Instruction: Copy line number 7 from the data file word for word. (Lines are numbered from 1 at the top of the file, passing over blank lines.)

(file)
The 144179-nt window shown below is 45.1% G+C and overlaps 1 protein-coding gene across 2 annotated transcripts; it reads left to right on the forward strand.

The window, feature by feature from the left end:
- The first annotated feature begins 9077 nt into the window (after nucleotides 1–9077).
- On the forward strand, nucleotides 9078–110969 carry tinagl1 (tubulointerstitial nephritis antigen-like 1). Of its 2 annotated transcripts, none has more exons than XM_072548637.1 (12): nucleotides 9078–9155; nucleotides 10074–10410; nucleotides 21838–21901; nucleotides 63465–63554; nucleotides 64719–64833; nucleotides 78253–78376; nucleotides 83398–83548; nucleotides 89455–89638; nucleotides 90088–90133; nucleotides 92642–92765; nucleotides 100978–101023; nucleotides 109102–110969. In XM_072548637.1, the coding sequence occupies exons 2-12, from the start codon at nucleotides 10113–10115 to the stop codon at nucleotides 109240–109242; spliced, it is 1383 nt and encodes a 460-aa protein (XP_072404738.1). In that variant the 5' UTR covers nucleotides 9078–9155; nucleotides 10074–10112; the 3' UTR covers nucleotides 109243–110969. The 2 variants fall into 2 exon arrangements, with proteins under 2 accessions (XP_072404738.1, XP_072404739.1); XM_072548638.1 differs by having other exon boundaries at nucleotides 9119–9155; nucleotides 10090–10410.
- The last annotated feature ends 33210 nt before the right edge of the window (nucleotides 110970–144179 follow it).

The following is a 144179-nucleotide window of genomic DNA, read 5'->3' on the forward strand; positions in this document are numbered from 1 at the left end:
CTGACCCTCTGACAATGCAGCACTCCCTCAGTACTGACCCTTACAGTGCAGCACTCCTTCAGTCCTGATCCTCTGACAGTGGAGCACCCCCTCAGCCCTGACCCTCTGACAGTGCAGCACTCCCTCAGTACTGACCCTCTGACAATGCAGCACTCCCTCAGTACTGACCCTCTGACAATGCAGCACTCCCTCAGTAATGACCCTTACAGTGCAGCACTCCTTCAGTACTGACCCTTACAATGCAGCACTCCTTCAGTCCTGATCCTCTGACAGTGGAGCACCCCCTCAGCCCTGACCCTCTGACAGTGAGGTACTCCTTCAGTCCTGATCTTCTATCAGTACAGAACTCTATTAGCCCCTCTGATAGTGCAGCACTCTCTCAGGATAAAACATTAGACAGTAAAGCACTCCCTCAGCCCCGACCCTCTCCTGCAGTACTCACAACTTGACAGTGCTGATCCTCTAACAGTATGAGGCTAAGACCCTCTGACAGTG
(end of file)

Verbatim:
CTGACCCTCTGACAATGCAGCACTCCCTCAGTACTGACCCTTACAGTGCAGCACTCCTTCAGTCCTGATCCTCTGACAGTGGAGCACCCCCTCAGCCCTGACCCTCTGACAGTGCAGCACTCCCTCAGTACTGACCCTCTGACAATGCAGCACTCCCTCAGTACTGACCCTCTGACAATGCAGCACTCCCTCAGTAATGACCCTTACAGTGCAGCACTCCTTCAGTACTGACCCTTACAATGCAGCACTCCTTCAGTCCTGATCCTCTGACAGTGGAGCACCCCCTCAGCCCTGACCCTCTGACAGTGAGGTACTCCTTCAGTCCTGATCTTCTATCAGTACAGAACTCTATTAGCCCCTCTGATAGTGCAGCACTCTCTCAGGATAAAACATTAGACAGTAAAGCACTCCCTCAGCCCCGACCCTCTCCTGCAGTACTCACAACTTGACAGTGCTGATCCTCTAACAGTATGAGGCTAAGACCCTCTGACAGTG